Griffon Vultures come to Polop

Griffon Vulture in flight Credit: Ivan Larin:

First in years colony of griffon vultures have been discovered in Polop de la Marina.

Councillor for the Environment, Rosana Berenguer said “they are here. They are such a thing. Three adults and two chicks”.

One bird is in a recovery centre, having been discovered to be suffering from malnutrition.

Councilwoman Rosana Berenguer highlighted the good work done by what she called our “tireless Rural Guard”.

Spain is home to around 17,000 pairs of Griffon Vultures. That sounds like a healthy amount, but it is thought is that this figure accounts for approximately 75% of the Griffon Vulture population worldwide.

The wingspan of an adult bird is almost three metres, and they can live for over 30 years. Young birds take up to six years to mature.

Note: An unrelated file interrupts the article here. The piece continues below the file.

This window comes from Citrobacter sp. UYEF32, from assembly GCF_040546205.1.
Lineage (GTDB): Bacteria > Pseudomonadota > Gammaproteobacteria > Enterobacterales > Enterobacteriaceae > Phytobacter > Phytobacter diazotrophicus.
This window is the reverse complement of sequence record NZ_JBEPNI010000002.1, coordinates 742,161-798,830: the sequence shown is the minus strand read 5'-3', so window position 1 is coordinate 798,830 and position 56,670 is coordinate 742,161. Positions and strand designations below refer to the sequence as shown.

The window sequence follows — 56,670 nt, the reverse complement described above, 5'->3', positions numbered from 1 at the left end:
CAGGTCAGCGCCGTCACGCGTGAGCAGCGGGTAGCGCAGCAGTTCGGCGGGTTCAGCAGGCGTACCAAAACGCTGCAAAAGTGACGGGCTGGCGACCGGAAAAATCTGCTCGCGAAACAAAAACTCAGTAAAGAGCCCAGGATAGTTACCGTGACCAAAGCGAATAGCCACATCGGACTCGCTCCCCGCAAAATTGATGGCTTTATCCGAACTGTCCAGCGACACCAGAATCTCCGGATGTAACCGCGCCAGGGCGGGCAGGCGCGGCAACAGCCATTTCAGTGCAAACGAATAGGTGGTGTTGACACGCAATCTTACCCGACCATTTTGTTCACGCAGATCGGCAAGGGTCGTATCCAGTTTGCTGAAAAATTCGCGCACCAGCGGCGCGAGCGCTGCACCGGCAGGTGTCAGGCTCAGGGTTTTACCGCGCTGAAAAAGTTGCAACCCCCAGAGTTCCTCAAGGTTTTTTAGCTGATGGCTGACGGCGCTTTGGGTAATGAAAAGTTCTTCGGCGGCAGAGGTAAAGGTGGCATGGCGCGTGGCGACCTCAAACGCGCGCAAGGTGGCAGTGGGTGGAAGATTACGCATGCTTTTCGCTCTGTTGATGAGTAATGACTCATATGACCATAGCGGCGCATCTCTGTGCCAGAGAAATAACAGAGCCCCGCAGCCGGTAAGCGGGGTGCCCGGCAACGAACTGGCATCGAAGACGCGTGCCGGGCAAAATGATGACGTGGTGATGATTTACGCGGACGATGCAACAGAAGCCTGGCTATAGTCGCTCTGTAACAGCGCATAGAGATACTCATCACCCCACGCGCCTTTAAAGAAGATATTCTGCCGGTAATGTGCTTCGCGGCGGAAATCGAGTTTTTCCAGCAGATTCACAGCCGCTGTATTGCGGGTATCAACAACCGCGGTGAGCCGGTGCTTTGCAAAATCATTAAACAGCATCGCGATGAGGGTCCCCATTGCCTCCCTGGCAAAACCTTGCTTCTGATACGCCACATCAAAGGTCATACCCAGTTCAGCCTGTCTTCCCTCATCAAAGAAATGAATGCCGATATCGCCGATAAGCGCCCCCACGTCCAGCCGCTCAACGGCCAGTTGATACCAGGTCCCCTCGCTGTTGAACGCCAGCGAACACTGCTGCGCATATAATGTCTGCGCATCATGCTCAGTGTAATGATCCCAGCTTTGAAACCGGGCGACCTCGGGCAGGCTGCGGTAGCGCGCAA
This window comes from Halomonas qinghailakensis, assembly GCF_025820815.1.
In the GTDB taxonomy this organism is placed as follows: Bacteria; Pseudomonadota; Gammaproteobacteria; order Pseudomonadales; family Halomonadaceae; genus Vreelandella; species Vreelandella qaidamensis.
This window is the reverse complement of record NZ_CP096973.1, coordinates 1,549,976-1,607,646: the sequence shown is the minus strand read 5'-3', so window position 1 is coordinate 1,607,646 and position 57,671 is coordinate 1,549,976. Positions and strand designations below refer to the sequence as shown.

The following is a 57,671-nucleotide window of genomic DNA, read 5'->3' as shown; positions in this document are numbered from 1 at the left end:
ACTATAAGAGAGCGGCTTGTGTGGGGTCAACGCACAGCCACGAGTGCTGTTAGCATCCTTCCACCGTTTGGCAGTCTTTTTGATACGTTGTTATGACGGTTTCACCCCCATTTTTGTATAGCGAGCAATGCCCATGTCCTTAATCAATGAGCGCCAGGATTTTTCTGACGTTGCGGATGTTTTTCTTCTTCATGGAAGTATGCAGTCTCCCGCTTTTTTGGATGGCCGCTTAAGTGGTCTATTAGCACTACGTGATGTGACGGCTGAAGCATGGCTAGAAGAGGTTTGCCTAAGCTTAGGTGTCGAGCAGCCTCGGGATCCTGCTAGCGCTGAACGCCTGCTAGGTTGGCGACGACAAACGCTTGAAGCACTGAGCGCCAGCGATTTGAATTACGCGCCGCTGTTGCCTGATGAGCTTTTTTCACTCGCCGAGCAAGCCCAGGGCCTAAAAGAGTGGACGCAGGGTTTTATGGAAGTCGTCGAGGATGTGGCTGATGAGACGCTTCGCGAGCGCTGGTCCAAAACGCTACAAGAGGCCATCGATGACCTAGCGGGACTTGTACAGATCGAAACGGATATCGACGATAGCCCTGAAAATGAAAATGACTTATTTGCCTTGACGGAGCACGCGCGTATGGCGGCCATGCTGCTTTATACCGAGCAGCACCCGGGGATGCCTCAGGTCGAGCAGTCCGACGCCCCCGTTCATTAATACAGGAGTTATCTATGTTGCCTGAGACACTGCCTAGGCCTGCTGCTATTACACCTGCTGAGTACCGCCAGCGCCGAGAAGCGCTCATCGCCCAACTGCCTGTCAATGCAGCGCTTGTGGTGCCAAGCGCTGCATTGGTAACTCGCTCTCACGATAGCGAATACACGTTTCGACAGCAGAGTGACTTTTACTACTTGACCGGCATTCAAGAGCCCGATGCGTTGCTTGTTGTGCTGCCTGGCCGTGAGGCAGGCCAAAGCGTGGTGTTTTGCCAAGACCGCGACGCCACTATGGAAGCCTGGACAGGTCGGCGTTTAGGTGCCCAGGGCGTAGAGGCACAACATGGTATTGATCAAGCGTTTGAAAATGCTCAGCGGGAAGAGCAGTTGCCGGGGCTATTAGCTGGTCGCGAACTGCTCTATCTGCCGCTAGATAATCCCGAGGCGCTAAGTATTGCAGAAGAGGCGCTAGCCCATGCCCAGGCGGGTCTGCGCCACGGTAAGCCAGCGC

In recent years, changes to the laws concerning the disposal of animal carcasses have made life harder for these birds.

Their role in the ecosystem is that of waste disposal, as they clear up carrion, but there is not as much food for them now. Carcasses are disposed of mechanically, in an effort to contain diseases of livestock and more malnourished birds are being found.

Scientific studies are now showing that the health of an ecosystem is strongly influenced by a variety of species, so the discovery of these birds living closer to the coast is good news for the environment.

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Written by

Katriona Sporkmann

Katriona Sporkmann is originally from the Highlands of Scotland. She now lives on the Costa Blanca and is passionate about writing, literature and the natural world.